By Morgan Phillips
After a disappointing sequence of results I found it hard to share the optimism of those fans who anticipated three victories in nine days. Perhaps I should have had more faith because Wigan and Reading have since succumbed and Charlton Athletic must be a little nervous about their forthcoming visit to the Cottage.
One of Danny Kaye’s best monologues featured a film that began in the middle to make it more comprehensible for latecomers. I was reminded of this on Friday night. Fulham’s home match against Wigan kicked off at 7.45pm but anyone turning up around 8.30pm would soon realise that nothing of note had occurred. The home side had shown some purpose but Alfie Mawson, Harrison Reed, Aleks Mitrovic and Anthony Knockaert were all culpable of weak finishing. Wigan achieved even less. True, their tackling was, to put it mildly, full blooded but the referee Dean Whitestone kept his cards in his pocket after the 5th minute, unimpressed by some of the home players’ dramatic falls.
I remarked in my last blog that Scott Parker would have somehow to coax his team to a victory. He must have found the right formula at half-time for we saw a very different Fulham in the second half.
A goal came almost immediately. After another Wigan foul Anthony Knockaert curled a perfect free kick into the Wigan penalty area. Joe Bryant the grateful recipient slammed it towards the net with his left foot. Goalkeeper David Marshall blocked the shot only for Bryan to latch onto the rebound and score with his right. He had been waiting a long time for that goal.
This energised the home fans and also stirred Wigan to play some football. The game suddenly became watchable, with no certain indication of the final score. It took a breakaway in the 82nd minute for Knockaert to provide Tom Cairney with another of his unstoppable shots from long range.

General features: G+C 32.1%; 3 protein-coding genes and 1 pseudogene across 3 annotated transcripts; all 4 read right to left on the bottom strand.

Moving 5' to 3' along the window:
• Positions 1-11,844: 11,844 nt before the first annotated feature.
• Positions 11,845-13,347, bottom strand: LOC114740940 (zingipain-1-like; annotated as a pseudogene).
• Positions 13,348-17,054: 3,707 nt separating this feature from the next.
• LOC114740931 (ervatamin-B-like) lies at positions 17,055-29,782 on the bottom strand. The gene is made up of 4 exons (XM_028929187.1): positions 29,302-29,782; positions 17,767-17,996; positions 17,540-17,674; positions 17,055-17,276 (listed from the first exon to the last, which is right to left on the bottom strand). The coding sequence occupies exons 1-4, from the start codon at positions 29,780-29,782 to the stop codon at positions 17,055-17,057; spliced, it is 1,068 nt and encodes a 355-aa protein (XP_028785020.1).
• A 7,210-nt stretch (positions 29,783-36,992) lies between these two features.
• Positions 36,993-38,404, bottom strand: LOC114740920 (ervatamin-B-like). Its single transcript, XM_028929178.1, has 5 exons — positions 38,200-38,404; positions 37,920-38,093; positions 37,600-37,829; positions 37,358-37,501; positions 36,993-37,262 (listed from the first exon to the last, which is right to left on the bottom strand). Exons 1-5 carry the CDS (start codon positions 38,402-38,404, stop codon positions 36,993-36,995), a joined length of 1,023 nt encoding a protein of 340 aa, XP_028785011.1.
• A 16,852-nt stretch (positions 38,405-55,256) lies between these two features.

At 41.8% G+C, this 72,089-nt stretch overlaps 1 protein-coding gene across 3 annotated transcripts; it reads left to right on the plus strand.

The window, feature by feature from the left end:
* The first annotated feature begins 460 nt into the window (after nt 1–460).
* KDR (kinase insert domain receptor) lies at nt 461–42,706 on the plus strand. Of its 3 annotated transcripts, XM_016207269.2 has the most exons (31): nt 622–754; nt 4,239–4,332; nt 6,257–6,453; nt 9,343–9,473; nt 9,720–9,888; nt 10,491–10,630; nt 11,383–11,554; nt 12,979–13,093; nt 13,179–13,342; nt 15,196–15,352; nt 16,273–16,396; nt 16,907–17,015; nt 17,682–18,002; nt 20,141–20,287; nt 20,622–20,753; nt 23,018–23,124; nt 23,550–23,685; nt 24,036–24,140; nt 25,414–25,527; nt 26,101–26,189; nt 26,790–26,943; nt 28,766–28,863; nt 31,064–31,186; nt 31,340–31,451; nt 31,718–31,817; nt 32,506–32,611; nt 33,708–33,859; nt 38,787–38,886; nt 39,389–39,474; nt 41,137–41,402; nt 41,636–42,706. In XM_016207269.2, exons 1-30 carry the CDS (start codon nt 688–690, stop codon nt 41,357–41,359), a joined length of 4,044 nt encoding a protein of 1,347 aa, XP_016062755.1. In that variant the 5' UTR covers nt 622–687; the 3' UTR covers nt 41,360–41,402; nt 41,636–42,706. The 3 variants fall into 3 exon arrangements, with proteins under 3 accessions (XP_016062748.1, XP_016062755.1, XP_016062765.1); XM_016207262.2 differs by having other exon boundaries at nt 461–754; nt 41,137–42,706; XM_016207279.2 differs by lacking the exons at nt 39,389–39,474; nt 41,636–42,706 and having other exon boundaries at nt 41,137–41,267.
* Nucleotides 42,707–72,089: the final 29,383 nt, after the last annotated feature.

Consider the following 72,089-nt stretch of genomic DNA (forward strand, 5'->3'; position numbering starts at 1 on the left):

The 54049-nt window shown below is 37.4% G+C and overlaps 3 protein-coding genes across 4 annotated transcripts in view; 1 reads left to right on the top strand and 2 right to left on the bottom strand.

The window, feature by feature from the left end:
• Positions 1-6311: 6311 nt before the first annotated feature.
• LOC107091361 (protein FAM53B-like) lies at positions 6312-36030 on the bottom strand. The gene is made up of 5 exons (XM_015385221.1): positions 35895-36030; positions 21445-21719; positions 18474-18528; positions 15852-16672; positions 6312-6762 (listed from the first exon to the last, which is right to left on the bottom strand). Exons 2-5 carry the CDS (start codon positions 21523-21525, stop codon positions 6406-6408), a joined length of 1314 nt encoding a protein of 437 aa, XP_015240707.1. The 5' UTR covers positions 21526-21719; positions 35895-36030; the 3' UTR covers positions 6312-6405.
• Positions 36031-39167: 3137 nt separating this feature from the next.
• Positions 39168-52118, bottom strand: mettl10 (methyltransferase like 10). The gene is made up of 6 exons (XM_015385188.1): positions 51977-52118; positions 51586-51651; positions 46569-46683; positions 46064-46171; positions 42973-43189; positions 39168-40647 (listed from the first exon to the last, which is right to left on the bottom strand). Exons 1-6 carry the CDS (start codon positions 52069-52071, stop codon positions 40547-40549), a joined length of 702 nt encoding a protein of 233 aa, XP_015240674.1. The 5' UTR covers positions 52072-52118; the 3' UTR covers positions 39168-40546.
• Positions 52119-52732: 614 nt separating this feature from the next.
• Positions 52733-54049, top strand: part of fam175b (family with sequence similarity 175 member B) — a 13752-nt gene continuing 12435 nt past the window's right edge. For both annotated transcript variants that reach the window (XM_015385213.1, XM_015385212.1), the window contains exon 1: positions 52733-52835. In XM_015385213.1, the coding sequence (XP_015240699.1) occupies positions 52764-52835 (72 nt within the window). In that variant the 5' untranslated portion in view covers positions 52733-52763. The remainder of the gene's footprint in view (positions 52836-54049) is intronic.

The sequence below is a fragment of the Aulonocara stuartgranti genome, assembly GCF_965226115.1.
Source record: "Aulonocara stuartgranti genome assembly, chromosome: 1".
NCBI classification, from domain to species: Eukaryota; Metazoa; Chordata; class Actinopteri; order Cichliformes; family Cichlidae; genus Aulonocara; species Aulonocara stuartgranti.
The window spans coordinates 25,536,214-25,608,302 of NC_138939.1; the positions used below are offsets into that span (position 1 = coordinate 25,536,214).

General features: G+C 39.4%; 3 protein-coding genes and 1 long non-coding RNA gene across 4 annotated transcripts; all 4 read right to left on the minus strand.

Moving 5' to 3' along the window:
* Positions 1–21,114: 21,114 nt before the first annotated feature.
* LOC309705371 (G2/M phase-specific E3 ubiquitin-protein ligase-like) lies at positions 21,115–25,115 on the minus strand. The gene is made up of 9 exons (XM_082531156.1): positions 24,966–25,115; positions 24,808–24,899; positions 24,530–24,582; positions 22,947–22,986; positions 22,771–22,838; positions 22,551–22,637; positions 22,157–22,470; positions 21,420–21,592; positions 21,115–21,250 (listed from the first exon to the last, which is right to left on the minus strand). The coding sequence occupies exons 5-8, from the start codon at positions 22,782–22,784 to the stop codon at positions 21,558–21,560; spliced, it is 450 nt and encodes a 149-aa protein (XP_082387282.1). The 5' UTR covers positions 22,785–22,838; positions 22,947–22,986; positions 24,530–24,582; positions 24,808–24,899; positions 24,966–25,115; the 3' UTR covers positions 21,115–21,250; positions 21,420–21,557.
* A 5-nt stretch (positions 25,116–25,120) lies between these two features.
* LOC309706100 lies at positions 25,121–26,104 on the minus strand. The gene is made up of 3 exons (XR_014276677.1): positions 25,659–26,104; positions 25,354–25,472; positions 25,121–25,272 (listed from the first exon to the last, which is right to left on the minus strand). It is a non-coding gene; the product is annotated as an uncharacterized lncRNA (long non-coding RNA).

It was a deserved victory. Marcus Bettinelli had no real saves to make though he endured some bruising encounters in his area. One of them provoked a brief flare-up. Fulham must keep their discipline as there will be harder matches than this and not all referees will be as tolerant as Mr Whitestone.
I hope no-one arrived late for the game at Reading on Tuesday night because the decisive events took place in the first half-hour. Referee Andy Woolmer also used the early card strategy, booking the home side’s John Swift in the fifth minute. Swift merited it for his tackle on Bobby de Cordova-Reid, but Aleks Mitrovic and some team-mates got overexcited instead of leaving the official to deal with it. The same applied when the same player transgressed again and received a red card in the 20th minute. By then Fulham were already a goal ahead through another Cairney thunderbolt.
Thereafter the depleted Reading team could do nothing to prevent Mitrovic from scoring twice in three minutes. They were a beaten side with an hour of the match remaining. Luckily for them they were playing Fulham not Bayern Munich and they conceded only once more when Tom Cairney seized on a defensive muddle and lobbed the ball into an empty net.
Yakoo Meite slightly marred the celebrations by scoring a late goal for Reading but the 4-1 win shows that Fulham are back in contention.
The views expressed in this blog are those of the author and unless specifically stated are not necessarily those of Hammersmith & Fulham Council.
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